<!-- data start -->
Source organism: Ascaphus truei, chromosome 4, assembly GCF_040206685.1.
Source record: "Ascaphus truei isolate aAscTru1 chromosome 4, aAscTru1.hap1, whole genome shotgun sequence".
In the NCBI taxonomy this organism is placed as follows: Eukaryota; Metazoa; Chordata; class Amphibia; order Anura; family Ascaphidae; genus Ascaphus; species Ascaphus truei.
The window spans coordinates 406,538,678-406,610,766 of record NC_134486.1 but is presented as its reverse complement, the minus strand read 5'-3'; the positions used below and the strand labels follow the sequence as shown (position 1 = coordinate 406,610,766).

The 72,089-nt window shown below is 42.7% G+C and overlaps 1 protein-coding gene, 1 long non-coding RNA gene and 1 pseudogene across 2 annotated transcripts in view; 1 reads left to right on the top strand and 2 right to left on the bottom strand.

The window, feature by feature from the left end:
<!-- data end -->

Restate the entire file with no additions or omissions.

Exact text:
Source organism: Ascaphus truei, chromosome 4, assembly GCF_040206685.1.
Source record: "Ascaphus truei isolate aAscTru1 chromosome 4, aAscTru1.hap1, whole genome shotgun sequence".
In the NCBI taxonomy this organism is placed as follows: Eukaryota; Metazoa; Chordata; class Amphibia; order Anura; family Ascaphidae; genus Ascaphus; species Ascaphus truei.
The window spans coordinates 406,538,678-406,610,766 of record NC_134486.1 but is presented as its reverse complement, the minus strand read 5'-3'; the positions used below and the strand labels follow the sequence as shown (position 1 = coordinate 406,610,766).

The 72,089-nt window shown below is 42.7% G+C and overlaps 1 protein-coding gene, 1 long non-coding RNA gene and 1 pseudogene across 2 annotated transcripts in view; 1 reads left to right on the top strand and 2 right to left on the bottom strand.

The window, feature by feature from the left end: